Where the Play Is the Thing


A whole new era is dawning in Hollywood night life, and the Playroom is out in front. It beat its significant competition out of the gate, so, for the moment, it’s the leader of the new Rad Pack.

So far, it seems to be a long-odds winner. Consider: Playroom is located at the old Probe, an ugly club that lurked on Highland Avenue for nearly three decades. (C’mon, the name alone recalls every bad “E.T.” joke you ever heard.) How ugly? Promoters often listed only the address of the venue, never the name, when advertising events.

Also consider: People moped when the Central became the Viper Room, they still mourn the death of Gazzarri’s, originally leveled to become Billboard Live (now the Key Club). But no one shed a tear for the Probe. Although it was the site of many memorable, era-defining promotions, from Cathouse, to Helter Skelter and Scream, those successes stemmed as much from an 18-and-older policy (a scarcity in Hollywood) than from any of its virtues.

The metamorphosis is uncanny; the Probe has been transformed from a dark, stinky dungeon to a glorious ‘70s, pop art-inspired venue. It’s everything Billboard Live should have been, but 12 million bucks later, was not.


Perhaps it’s payback time for the Davis brothers, the team who recently bought the Highland property. Art and Allan Davis owned the lease to Gazzarri’s when the Billboard Live project was underway. They watched what should have been an enormous success go down the tubes by virtue of bad decisions, squared, on the part of business partners. In addition, as owners of the Gate, a tony cash cow on La Cienega Boulevard, they achieved a great deal of success, but only with a strange strata of Clubland’s clientele. Mix one dose Faye Resnick, two jiggers of a Heidi Fleiss girl, some Hef playmates, and a pinch of moneyed producer-types and you kinda get the picture.

With the Playroom, however, they have something closer to their New York hearts. Designed by another New York ex-pat, Ricki Kline (who created North, among numerous other hot spots), the Playroom is a colorful psychedelic joy ride into the heart of Hollywood. As you walk inside, past the wavy gravy walls, you find yourself with many gawking options, from a bar glowing with the twirling reflections of dozens of disco balls, to the far-out hydraulic-operated lights above the stage area. The entire place is alive with vibrant colors, with rag-painted bathrooms and lollipop-style swirls on the walls. There are loads of cozy rooms and private nooks, which make it nice for those who want to be there and get away at the same time.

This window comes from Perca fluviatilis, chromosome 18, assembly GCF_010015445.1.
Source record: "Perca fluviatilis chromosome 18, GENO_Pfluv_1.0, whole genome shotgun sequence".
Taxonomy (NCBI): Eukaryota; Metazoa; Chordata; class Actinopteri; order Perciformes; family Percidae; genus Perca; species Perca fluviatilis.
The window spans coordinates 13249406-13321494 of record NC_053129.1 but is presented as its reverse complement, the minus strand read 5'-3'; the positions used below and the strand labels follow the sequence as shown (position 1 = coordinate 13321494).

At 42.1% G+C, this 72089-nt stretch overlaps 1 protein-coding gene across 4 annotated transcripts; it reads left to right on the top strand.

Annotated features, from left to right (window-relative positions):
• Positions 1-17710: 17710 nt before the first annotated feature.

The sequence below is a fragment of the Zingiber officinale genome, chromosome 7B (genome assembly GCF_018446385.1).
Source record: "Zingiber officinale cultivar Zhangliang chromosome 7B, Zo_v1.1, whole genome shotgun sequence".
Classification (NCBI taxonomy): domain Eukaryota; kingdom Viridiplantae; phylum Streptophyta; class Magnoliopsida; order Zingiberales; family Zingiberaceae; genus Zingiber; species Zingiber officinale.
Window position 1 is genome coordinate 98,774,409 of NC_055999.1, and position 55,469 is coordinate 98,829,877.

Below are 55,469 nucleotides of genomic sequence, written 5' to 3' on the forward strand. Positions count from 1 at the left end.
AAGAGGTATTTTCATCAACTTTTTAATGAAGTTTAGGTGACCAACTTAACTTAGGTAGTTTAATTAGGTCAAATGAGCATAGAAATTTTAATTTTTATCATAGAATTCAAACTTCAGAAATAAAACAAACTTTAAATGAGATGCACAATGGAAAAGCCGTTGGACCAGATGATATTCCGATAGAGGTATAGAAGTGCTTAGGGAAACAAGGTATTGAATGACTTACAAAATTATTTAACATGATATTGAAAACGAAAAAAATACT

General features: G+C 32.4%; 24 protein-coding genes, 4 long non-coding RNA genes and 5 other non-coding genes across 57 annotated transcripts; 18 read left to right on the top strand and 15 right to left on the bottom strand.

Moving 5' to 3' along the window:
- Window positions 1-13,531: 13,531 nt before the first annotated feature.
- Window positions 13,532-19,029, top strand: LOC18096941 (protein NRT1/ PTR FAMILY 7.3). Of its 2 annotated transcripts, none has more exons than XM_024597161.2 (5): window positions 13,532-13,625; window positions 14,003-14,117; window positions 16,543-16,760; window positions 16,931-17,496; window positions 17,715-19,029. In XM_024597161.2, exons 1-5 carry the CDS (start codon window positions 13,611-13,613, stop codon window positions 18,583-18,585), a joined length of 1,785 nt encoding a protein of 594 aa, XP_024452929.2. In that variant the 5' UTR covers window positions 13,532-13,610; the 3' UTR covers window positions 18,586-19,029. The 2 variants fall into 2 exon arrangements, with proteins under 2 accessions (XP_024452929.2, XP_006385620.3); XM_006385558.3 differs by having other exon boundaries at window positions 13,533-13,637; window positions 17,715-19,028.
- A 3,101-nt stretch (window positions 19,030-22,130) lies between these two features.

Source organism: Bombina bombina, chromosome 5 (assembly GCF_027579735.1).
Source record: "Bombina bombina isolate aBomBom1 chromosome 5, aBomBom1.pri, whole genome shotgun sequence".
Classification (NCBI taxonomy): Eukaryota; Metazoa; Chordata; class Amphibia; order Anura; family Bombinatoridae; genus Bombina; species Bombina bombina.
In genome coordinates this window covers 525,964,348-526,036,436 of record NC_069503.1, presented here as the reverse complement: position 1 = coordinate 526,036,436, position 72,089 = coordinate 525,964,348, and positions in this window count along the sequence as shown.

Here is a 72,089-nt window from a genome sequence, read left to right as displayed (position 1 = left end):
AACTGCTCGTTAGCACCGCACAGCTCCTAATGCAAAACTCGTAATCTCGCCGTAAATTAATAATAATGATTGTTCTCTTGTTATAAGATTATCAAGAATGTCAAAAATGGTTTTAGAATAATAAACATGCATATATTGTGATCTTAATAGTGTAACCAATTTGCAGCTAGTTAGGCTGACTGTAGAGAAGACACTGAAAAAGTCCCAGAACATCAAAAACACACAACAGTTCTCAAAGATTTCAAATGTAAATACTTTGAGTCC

Although the Playroom is quickly filling up with outside dance clubs led by some of L.A.'s hottest promoters, as yet nothing compares to the slam-dunk of Cherry’s June 11 opening party. The Friday night glam club emitted a sexual charge to anyone within a three-mile radius (about how long the line was that night). Everyone on the scene--drag queens, veteran taste-makers, new punks, old punks, fetish fashionistas--felt the flush of energy that comes when you’re a part of a defining moment in L.A. history.

Cherry, which moved from West Hollywood’s Love Lounge, can spread out and turn everything up a few notches at the Playroom. With its erotic video imagery, cleverly clad clientele, male and female go-go dancers, and O.G. deejay Joseph Brooks manning the late-night turntable, Cherry manages to recapture something wonderful about the ‘80s--a moment when rock hadn’t Balkanized into exclusive genres, when a club could come close to being all things to all people.


Simply put, we like it. And apparently, we’re not alone: Rumors that big-time artists are scouting the location for unannounced shows should be taken ver-wy ser-weously.

To cop an old school edict: Long live the Playroom.


The Playroom, 836 N. Highland Ave., Hollywood, (323) 460-6630. 21 and older. Cover varies.